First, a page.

In another experiment they used new born rabbits, which are very sensitive to light. This time the robot was equipped with a bright flash light on top and was placed near the cage were the young rabbits were in. In turns out this time that the robot moved significantly more times away from the cage than towards the cage. Again, the randomness was no more random!

Available at Amazon: Nonlocality And The Observer – DVD Edition

Scientists Believe That By Just Observing Your Reality Is Created

By Thomas Herold in Scientific Background on August 17th, 2006 /  No Comments »

A hundred years ago, we took the first steps in recognising, at the level of elementary physical events, the dual character of nature that had been postulated in natural philosophy. Albert Einstein was the first who saw Max Planck’s quantum hypothesis leading to this dual character.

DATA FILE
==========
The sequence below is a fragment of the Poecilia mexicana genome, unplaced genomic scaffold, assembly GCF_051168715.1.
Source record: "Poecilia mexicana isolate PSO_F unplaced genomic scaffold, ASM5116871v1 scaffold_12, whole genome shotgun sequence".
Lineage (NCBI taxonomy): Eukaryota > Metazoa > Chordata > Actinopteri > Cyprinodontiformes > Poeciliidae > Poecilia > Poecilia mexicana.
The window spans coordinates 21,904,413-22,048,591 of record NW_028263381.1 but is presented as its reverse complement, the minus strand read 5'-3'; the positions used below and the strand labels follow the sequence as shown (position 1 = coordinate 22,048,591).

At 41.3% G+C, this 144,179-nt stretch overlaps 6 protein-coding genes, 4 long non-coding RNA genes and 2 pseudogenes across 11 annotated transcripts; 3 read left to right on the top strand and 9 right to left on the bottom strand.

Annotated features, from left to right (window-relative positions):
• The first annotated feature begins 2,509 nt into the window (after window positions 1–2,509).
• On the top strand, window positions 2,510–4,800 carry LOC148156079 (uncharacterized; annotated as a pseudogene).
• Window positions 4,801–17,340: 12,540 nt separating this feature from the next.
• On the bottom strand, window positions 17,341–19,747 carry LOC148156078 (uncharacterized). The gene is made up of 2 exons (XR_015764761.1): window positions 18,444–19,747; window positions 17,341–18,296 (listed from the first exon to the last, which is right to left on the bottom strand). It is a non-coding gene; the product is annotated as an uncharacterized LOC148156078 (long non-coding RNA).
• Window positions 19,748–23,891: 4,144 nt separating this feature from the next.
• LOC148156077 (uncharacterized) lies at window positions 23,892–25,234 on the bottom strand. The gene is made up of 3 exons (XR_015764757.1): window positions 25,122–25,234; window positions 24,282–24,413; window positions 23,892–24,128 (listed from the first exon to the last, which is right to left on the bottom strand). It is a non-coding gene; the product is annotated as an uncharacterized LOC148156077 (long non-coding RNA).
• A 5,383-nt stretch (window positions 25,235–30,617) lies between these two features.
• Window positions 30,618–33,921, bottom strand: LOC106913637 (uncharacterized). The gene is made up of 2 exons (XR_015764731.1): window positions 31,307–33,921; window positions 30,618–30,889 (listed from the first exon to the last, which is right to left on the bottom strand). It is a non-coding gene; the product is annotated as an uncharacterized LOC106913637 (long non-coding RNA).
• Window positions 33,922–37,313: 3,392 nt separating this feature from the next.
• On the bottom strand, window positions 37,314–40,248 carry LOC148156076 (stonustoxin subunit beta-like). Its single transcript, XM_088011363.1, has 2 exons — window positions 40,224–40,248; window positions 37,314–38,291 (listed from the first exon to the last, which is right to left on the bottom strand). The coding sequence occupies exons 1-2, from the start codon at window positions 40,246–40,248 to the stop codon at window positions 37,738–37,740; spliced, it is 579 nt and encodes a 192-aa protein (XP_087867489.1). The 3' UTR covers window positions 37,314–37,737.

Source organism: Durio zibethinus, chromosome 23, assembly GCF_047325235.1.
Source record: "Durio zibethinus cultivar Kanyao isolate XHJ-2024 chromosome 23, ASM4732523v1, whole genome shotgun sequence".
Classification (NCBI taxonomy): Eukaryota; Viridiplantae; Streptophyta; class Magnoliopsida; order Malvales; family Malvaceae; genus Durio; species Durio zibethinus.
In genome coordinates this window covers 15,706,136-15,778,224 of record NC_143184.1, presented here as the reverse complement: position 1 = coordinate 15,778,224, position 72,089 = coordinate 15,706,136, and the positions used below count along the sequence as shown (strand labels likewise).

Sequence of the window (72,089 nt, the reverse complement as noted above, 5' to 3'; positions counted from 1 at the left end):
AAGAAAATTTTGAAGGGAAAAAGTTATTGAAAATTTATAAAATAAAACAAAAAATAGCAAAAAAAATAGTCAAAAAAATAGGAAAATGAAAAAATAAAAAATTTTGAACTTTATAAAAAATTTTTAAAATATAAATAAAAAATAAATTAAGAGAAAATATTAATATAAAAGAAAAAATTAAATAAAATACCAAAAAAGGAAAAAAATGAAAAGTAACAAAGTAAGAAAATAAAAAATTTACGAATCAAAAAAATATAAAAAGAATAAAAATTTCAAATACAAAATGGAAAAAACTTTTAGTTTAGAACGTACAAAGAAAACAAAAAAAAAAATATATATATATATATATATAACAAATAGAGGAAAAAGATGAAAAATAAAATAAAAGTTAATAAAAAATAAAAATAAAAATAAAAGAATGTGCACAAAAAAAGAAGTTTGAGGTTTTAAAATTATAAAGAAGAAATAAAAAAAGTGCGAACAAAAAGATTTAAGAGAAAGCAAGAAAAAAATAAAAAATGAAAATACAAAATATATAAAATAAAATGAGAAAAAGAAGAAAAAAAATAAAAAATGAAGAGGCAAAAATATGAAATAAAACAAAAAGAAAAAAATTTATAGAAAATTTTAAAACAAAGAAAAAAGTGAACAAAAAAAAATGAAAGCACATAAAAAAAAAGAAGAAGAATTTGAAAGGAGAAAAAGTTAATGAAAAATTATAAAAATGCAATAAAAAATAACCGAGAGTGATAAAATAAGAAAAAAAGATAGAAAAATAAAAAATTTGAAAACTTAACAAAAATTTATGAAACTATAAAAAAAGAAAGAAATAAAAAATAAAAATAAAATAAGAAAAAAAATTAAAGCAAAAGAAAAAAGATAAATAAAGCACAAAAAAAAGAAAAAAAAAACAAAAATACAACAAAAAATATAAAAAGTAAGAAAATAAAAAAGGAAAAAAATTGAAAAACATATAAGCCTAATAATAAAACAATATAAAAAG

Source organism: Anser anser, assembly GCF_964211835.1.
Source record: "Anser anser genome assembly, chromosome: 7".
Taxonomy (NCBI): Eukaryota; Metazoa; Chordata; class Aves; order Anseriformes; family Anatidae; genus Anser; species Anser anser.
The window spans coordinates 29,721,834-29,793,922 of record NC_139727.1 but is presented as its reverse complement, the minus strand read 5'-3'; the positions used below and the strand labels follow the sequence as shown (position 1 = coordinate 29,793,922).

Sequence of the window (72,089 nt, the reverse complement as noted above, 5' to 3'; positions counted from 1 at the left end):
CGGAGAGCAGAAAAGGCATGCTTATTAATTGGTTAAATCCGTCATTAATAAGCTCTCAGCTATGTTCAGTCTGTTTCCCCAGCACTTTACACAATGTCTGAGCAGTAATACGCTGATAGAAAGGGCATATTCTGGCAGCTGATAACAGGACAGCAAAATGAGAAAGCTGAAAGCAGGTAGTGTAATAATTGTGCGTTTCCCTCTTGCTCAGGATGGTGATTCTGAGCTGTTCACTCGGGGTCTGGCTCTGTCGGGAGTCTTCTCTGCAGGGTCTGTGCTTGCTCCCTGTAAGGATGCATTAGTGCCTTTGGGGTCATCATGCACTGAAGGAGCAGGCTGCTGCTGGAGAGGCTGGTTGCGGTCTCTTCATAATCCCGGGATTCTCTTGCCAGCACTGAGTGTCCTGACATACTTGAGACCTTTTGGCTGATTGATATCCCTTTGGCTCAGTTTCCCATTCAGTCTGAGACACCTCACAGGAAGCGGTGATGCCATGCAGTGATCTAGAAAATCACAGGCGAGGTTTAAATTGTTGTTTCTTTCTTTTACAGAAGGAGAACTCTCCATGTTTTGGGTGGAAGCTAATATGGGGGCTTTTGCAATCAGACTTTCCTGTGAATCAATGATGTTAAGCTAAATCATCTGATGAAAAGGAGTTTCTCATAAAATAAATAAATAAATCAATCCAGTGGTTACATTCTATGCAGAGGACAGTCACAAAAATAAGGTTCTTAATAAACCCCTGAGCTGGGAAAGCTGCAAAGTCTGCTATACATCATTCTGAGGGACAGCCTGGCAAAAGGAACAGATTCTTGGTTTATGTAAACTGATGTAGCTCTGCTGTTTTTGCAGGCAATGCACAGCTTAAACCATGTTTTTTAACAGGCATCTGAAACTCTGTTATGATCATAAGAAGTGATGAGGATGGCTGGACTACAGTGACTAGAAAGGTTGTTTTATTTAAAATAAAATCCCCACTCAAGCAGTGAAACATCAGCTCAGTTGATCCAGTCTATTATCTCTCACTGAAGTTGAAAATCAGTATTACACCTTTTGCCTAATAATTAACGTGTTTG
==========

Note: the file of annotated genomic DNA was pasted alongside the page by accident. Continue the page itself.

Einstein suggested the photon have an electromagnetic wave character, although photons had previously been considered as particles. That was the quintessence of his work on the photoelectric effect. Later in 1926, it was deBroglie that recognised that all the building blocks of nature known to us as particles – electrons, protons, etc. – behave like waves under certain conditions.

Nature Is Dual
In its totality, therefore, nature is dual. None of its components can only be considered as a particle or as a wave. To understand this fact, Niels Bohr introduced in 1923 the Complementarity Principle: simply put, every component in nature has a particle, as well as a wavelike character, and it depends only on the observer which character he sees at any given time. In other words, the experiment determines which characteristic one is measuring – particle or wave.

His whole life long, Einstein suspected that natural characteristics actually depend on the observer. He believed that there must be a reality independent of the observer. Indeed, quantum physics has simply come to accept as a given over the years that there does not seem to be an independent reality. Physics has ceased questioning this, because experiments have confirmed it repeatedly and with a growing accuracy.